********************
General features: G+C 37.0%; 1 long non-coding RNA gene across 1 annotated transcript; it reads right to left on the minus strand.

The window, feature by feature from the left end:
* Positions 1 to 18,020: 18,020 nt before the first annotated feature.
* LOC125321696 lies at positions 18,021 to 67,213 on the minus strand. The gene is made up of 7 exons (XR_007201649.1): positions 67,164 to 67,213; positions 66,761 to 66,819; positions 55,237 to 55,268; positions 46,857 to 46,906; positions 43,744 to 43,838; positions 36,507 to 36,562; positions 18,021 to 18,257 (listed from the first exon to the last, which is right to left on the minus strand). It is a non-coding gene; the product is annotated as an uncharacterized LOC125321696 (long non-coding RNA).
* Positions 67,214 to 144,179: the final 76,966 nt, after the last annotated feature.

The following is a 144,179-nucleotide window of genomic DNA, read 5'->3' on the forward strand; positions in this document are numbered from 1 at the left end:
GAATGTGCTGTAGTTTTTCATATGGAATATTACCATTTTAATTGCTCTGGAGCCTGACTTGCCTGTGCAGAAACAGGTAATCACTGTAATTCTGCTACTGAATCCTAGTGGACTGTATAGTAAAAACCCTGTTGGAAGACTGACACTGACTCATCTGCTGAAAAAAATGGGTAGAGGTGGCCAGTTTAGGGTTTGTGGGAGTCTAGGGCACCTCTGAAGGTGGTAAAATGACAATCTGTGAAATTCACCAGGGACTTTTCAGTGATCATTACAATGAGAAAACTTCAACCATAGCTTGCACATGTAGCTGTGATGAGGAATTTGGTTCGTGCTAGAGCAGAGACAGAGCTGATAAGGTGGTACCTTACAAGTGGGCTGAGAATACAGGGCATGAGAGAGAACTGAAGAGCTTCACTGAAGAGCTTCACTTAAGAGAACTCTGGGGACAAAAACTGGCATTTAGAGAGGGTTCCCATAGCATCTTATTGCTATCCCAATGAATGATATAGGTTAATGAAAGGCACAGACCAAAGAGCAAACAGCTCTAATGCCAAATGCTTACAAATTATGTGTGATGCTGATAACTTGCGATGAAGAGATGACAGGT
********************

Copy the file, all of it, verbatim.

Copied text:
General features: G+C 37.0%; 1 long non-coding RNA gene across 1 annotated transcript; it reads right to left on the minus strand.

The window, feature by feature from the left end:
* Positions 1 to 18,020: 18,020 nt before the first annotated feature.
* LOC125321696 lies at positions 18,021 to 67,213 on the minus strand. The gene is made up of 7 exons (XR_007201649.1): positions 67,164 to 67,213; positions 66,761 to 66,819; positions 55,237 to 55,268; positions 46,857 to 46,906; positions 43,744 to 43,838; positions 36,507 to 36,562; positions 18,021 to 18,257 (listed from the first exon to the last, which is right to left on the minus strand). It is a non-coding gene; the product is annotated as an uncharacterized LOC125321696 (long non-coding RNA).
* Positions 67,214 to 144,179: the final 76,966 nt, after the last annotated feature.

The following is a 144,179-nucleotide window of genomic DNA, read 5'->3' on the forward strand; positions in this document are numbered from 1 at the left end:
GAATGTGCTGTAGTTTTTCATATGGAATATTACCATTTTAATTGCTCTGGAGCCTGACTTGCCTGTGCAGAAACAGGTAATCACTGTAATTCTGCTACTGAATCCTAGTGGACTGTATAGTAAAAACCCTGTTGGAAGACTGACACTGACTCATCTGCTGAAAAAAATGGGTAGAGGTGGCCAGTTTAGGGTTTGTGGGAGTCTAGGGCACCTCTGAAGGTGGTAAAATGACAATCTGTGAAATTCACCAGGGACTTTTCAGTGATCATTACAATGAGAAAACTTCAACCATAGCTTGCACATGTAGCTGTGATGAGGAATTTGGTTCGTGCTAGAGCAGAGACAGAGCTGATAAGGTGGTACCTTACAAGTGGGCTGAGAATACAGGGCATGAGAGAGAACTGAAGAGCTTCACTGAAGAGCTTCACTTAAGAGAACTCTGGGGACAAAAACTGGCATTTAGAGAGGGTTCCCATAGCATCTTATTGCTATCCCAATGAATGATATAGGTTAATGAAAGGCACAGACCAAAGAGCAAACAGCTCTAATGCCAAATGCTTACAAATTATGTGTGATGCTGATAACTTGCGATGAAGAGATGACAGGT